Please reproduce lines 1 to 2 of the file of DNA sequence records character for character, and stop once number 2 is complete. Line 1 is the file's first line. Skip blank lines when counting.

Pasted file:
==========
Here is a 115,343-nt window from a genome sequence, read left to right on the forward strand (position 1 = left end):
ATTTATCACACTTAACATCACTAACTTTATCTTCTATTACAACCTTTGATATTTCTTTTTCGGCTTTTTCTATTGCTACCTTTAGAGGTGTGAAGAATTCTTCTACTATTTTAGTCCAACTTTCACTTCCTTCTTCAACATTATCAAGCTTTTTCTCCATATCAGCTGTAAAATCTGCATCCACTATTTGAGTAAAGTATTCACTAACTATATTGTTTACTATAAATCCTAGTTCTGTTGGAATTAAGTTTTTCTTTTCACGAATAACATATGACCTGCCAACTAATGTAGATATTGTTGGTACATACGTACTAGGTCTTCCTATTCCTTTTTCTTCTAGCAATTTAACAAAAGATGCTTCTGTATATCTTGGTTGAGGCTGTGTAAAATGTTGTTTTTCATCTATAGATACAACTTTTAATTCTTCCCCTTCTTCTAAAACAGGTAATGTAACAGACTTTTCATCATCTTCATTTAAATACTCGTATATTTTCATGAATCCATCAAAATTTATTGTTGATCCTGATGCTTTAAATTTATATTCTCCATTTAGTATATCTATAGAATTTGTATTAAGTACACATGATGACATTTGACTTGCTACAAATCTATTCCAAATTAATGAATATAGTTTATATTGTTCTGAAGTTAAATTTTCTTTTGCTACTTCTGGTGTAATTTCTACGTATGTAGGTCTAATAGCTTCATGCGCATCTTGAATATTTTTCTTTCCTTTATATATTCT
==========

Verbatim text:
Here is a 115,343-nt window from a genome sequence, read left to right on the forward strand (position 1 = left end):
ATTTATCACACTTAACATCACTAACTTTATCTTCTATTACAACCTTTGATATTTCTTTTTCGGCTTTTTCTATTGCTACCTTTAGAGGTGTGAAGAATTCTTCTACTATTTTAGTCCAACTTTCACTTCCTTCTTCAACATTATCAAGCTTTTTCTCCATATCAGCTGTAAAATCTGCATCCACTATTTGAGTAAAGTATTCACTAACTATATTGTTTACTATAAATCCTAGTTCTGTTGGAATTAAGTTTTTCTTTTCACGAATAACATATGACCTGCCAACTAATGTAGATATTGTTGGTACATACGTACTAGGTCTTCCTATTCCTTTTTCTTCTAGCAATTTAACAAAAGATGCTTCTGTATATCTTGGTTGAGGCTGTGTAAAATGTTGTTTTTCATCTATAGATACAACTTTTAATTCTTCCCCTTCTTCTAAAACAGGTAATGTAACAGACTTTTCATCATCTTCATTTAAATACTCGTATATTTTCATGAATCCATCAAAATTTATTGTTGATCCTGATGCTTTAAATTTATATTCTCCATTTAGTATATCTATAGAATTTGTATTAAGTACACATGATGACATTTGACTTGCTACAAATCTATTCCAAATTAATGAATATAGTTTATATTGTTCTGAAGTTAAATTTTCTTTTGCTACTTCTGGTGTAATTTCTACGTATGTAGGTCTAATAGCTTCATGCGCATCTTGAATATTTTTCTTTCCTTTATATATTCT